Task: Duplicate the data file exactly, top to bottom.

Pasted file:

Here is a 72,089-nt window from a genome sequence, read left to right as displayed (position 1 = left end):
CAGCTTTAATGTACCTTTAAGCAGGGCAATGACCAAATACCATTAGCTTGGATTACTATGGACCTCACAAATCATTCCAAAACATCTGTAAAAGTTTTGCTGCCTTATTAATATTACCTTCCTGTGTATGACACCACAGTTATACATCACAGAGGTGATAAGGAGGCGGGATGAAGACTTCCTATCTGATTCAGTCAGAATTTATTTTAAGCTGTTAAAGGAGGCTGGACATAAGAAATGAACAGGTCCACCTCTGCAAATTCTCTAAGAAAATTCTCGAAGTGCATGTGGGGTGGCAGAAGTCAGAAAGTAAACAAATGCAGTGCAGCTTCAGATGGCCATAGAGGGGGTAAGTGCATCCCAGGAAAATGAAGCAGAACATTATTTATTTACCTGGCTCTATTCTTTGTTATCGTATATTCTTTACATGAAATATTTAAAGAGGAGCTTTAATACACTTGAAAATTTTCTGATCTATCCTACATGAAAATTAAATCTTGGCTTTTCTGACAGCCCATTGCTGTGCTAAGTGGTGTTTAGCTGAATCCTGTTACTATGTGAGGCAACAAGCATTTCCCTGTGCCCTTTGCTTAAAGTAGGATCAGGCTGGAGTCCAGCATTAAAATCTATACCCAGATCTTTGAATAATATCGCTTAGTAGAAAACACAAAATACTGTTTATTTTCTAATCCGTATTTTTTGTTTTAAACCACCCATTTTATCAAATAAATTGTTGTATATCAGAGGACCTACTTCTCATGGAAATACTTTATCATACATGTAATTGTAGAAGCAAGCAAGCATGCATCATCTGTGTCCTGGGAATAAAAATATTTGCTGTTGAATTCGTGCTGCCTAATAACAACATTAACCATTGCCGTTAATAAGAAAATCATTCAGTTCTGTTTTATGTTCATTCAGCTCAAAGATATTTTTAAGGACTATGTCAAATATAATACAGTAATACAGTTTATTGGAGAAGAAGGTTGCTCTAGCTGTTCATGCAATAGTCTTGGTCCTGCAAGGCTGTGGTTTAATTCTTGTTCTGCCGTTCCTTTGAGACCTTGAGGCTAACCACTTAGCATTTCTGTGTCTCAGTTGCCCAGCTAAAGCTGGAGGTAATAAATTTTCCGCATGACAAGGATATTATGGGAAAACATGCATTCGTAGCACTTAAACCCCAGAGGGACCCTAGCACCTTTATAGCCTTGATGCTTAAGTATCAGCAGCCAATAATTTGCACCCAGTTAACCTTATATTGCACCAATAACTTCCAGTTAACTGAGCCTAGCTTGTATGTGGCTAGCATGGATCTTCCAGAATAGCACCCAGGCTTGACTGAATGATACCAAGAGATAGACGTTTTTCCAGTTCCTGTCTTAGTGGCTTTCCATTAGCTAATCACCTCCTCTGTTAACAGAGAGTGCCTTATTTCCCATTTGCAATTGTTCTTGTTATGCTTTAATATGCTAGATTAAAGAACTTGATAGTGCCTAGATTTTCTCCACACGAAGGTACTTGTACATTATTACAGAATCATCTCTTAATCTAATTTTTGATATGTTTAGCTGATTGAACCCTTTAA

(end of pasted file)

Here is a 72,089-nt window from a genome sequence, read left to right as displayed (position 1 = left end):
CAGCTTTAATGTACCTTTAAGCAGGGCAATGACCAAATACCATTAGCTTGGATTACTATGGACCTCACAAATCATTCCAAAACATCTGTAAAAGTTTTGCTGCCTTATTAATATTACCTTCCTGTGTATGACACCACAGTTATACATCACAGAGGTGATAAGGAGGCGGGATGAAGACTTCCTATCTGATTCAGTCAGAATTTATTTTAAGCTGTTAAAGGAGGCTGGACATAAGAAATGAACAGGTCCACCTCTGCAAATTCTCTAAGAAAATTCTCGAAGTGCATGTGGGGTGGCAGAAGTCAGAAAGTAAACAAATGCAGTGCAGCTTCAGATGGCCATAGAGGGGGTAAGTGCATCCCAGGAAAATGAAGCAGAACATTATTTATTTACCTGGCTCTATTCTTTGTTATCGTATATTCTTTACATGAAATATTTAAAGAGGAGCTTTAATACACTTGAAAATTTTCTGATCTATCCTACATGAAAATTAAATCTTGGCTTTTCTGACAGCCCATTGCTGTGCTAAGTGGTGTTTAGCTGAATCCTGTTACTATGTGAGGCAACAAGCATTTCCCTGTGCCCTTTGCTTAAAGTAGGATCAGGCTGGAGTCCAGCATTAAAATCTATACCCAGATCTTTGAATAATATCGCTTAGTAGAAAACACAAAATACTGTTTATTTTCTAATCCGTATTTTTTGTTTTAAACCACCCATTTTATCAAATAAATTGTTGTATATCAGAGGACCTACTTCTCATGGAAATACTTTATCATACATGTAATTGTAGAAGCAAGCAAGCATGCATCATCTGTGTCCTGGGAATAAAAATATTTGCTGTTGAATTCGTGCTGCCTAATAACAACATTAACCATTGCCGTTAATAAGAAAATCATTCAGTTCTGTTTTATGTTCATTCAGCTCAAAGATATTTTTAAGGACTATGTCAAATATAATACAGTAATACAGTTTATTGGAGAAGAAGGTTGCTCTAGCTGTTCATGCAATAGTCTTGGTCCTGCAAGGCTGTGGTTTAATTCTTGTTCTGCCGTTCCTTTGAGACCTTGAGGCTAACCACTTAGCATTTCTGTGTCTCAGTTGCCCAGCTAAAGCTGGAGGTAATAAATTTTCCGCATGACAAGGATATTATGGGAAAACATGCATTCGTAGCACTTAAACCCCAGAGGGACCCTAGCACCTTTATAGCCTTGATGCTTAAGTATCAGCAGCCAATAATTTGCACCCAGTTAACCTTATATTGCACCAATAACTTCCAGTTAACTGAGCCTAGCTTGTATGTGGCTAGCATGGATCTTCCAGAATAGCACCCAGGCTTGACTGAATGATACCAAGAGATAGACGTTTTTCCAGTTCCTGTCTTAGTGGCTTTCCATTAGCTAATCACCTCCTCTGTTAACAGAGAGTGCCTTATTTCCCATTTGCAATTGTTCTTGTTATGCTTTAATATGCTAGATTAAAGAACTTGATAGTGCCTAGATTTTCTCCACACGAAGGTACTTGTACATTATTACAGAATCATCTCTTAATCTAATTTTTGATATGTTTAGCTGATTGAACCCTTTAA